The truth of the matter is that the New Testament shows the church’s collective work to be preaching the gospel, edifying the saints and relieving needy Christians. Examples and commands for these works abound in the New Testament, yet nothing is said in any place of ice cream socials, parties, baby showers, potluck suppers or other purely social activities that now go on in many churches of Christ. Where is the Bible authority for these activities? We see clearly that these events are not fellowship, so what are they? Frankly put, they are unauthorized and unscriptural additions to the Lord’s work (see 2 John 9). Every dime spent on fun and games simply is one dime loss to do the God-given, God-authorized work the church must be about.

For those who would justify the church sponsoring social and recreational activities as fellowship we would pose the following questions. First, is attending such events mandatory? Surely none would say that fellowship is optional in the Lord’s church. Note Paul’s command: “Therefore if there is any consolation in Christ, if any comfort of love, if any fellowship of the Spirit, if any affection and mercy, fulfill my joy by being like-minded, having the same love, being of one accord, of one mind.” The Philippian brethren were obligated to be about spiritual matters, to partake and share together in spiritual activities. Many have understood the principle from Hebrews 10:25 that assembling and worshiping together is a spiritual activity and that all Christians are indeed obligated to participate in that activity. Would any argue that potluck suppers and other such social meals are obligations that no Christian should shirk? To sharpen the point, would anyone say that a brother or sister sins by not attending a “fellowship meal” in the “fellowship hall”? This and this alone reveals that these activities are not in the same class as spiritual endeavors (true New Testament fellowship) to which Christians are obligated to be a part of.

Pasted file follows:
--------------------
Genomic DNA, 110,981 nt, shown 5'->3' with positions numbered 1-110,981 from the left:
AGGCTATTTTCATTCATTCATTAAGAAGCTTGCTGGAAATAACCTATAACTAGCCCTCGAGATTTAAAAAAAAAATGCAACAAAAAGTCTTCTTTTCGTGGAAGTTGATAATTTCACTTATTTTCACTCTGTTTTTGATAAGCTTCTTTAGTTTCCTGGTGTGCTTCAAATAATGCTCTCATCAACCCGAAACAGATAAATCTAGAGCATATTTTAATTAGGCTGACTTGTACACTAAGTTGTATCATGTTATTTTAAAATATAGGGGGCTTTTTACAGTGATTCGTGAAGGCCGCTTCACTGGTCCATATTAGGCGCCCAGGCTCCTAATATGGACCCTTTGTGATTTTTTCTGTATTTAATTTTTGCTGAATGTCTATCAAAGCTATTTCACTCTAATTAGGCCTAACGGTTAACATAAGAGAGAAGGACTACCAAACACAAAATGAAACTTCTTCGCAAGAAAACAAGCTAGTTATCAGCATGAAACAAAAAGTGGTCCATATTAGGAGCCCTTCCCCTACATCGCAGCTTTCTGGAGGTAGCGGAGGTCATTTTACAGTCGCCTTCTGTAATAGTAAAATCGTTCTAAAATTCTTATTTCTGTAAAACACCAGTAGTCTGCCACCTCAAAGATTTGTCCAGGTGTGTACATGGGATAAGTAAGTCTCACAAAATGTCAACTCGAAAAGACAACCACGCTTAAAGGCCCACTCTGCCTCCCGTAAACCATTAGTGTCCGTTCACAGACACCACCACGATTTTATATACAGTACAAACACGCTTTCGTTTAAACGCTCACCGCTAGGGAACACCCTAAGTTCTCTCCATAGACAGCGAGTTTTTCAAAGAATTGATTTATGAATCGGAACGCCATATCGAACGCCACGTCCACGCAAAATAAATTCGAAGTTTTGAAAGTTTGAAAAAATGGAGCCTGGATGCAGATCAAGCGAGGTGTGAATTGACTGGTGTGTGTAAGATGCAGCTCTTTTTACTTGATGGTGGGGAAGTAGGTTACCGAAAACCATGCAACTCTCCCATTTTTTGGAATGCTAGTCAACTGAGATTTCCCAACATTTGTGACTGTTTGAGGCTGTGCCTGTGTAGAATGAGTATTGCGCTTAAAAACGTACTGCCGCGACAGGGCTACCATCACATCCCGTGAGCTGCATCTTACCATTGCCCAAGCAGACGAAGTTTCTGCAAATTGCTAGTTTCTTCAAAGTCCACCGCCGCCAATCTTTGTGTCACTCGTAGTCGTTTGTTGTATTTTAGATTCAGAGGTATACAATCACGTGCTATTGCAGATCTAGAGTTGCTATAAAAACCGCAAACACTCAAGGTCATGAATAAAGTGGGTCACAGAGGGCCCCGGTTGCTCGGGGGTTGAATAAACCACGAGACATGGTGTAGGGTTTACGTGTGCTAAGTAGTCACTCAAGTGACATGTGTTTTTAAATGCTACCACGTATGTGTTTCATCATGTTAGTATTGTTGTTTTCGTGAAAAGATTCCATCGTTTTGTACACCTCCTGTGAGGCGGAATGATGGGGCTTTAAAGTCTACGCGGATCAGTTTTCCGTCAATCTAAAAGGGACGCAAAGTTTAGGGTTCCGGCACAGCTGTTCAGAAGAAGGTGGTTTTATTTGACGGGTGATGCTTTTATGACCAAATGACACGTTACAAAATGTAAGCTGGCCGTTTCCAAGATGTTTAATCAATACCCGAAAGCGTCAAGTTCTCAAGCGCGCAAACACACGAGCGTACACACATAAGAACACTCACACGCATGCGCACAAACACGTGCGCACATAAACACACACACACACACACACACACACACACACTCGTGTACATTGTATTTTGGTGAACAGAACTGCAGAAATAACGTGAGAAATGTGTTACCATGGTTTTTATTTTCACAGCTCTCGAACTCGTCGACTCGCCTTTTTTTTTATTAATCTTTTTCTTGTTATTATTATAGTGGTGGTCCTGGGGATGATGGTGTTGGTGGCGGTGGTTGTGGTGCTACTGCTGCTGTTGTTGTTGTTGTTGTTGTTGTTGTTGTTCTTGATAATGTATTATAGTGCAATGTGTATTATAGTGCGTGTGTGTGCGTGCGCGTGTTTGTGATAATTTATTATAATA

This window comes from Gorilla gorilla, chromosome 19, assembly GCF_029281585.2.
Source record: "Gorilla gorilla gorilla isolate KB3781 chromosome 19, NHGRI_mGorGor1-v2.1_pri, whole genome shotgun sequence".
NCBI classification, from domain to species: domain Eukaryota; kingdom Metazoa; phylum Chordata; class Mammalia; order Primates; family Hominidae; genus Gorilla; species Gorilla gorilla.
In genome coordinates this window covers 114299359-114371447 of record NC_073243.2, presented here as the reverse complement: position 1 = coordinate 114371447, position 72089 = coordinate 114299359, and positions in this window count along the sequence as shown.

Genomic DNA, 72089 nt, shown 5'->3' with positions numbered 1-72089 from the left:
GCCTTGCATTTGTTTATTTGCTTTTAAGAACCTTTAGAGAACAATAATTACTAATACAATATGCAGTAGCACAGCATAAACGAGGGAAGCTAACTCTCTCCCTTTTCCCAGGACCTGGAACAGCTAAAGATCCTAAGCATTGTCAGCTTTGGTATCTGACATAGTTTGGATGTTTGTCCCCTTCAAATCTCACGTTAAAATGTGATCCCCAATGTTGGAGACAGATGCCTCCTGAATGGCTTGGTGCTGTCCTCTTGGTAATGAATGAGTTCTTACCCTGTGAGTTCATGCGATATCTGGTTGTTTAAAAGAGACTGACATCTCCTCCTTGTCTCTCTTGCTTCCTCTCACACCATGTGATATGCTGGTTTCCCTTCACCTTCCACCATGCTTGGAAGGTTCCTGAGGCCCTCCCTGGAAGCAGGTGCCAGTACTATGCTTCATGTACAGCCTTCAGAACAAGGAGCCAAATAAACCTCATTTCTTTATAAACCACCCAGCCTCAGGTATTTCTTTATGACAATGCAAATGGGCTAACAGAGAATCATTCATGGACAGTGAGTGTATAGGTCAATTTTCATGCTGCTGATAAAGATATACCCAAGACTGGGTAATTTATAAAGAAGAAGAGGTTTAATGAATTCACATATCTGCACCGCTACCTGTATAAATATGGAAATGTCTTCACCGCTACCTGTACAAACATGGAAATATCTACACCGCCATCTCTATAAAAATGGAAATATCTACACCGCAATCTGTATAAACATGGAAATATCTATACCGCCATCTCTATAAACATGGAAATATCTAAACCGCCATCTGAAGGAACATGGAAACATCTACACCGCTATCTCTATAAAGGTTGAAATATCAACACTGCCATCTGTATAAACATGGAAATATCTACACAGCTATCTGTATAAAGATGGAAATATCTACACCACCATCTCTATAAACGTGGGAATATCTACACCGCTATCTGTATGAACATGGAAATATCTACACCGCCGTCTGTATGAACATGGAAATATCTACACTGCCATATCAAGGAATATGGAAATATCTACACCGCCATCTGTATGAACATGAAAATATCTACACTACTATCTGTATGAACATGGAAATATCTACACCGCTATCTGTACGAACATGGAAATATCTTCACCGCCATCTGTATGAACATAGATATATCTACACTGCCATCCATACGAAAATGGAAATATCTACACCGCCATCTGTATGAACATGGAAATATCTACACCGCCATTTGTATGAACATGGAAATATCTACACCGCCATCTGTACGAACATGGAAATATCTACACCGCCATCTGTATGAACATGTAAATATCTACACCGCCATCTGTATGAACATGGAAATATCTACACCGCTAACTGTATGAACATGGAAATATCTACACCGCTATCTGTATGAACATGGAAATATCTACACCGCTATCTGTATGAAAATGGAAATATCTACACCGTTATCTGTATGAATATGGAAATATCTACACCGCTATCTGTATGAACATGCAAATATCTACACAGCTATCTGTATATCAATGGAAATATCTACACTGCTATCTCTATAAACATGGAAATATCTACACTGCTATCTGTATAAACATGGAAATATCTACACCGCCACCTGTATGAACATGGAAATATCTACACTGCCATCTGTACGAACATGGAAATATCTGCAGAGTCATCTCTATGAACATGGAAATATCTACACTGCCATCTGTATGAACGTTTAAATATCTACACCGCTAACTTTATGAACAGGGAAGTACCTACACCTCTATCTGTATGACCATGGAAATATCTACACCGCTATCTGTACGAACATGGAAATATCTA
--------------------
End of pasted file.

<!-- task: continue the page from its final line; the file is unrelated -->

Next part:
Secondly, we note that there are many churches of Christ that are very comfortable with a fellowship hall and occasional social get togethers sponsored from the treasury but adamantly oppose the church constructing gymnasiums and “Family Life Centers.” Could we kindly ask what is the difference in principle between the church constructing and maintaining a room purely for social activities and the church constructing a bigger and more elaborate room (or rooms) for pure social activities? If eating together (a social activity) is Bible fellowship why can’t playing basketball be classified as Bible fellowship too? If it is right for the church to sponsor social activities because they are fellowship please tell what social activity the church cannot sponsor as fellowship and why? What makes an ice cream social in the back parking lot fellowship while playing softball isn’t? The truth is neither constitute a correct use of the Bible term “fellowship” and thus neither are fellowship. Therefore, neither eating together or playing ball is part of the church’s work.

It is of interest that some who have protested the loudest about “liberalism” among brethren when various big churches of Christ have constructed multi-million dollar gymnasiums and places to play have fellowship halls at their own meeting houses. Such inconsistency is evident to all. Some want the church to be involved in only a little error, just a little digression. If apostasy comes along in a big way with a big price tag they renounce it furiously, while protecting their own small apostasy. But where did the idea of bigger and grander social and recreational activities come from? Is it not so that a generation was taught that fellowship meant Christians having fun together, and so “anything goes?” Wasn’t that lesson taught by those who re-labeled their parties and potlucks “fellowship?”

For too long brethren have been divided over something that no one believes is mandatory in Christ’s kingdom: social activities. Why should this be, when Christ prayed for unity (see John 17:21)? There is no authority for the church to be involved in recreational and social activities. Such do not constitute true New Testament fellowship. Hence, we call on brethren to leave off these unauthorized practices that we might truly participate together in spiritual things to the building up of the kingdom of Christ.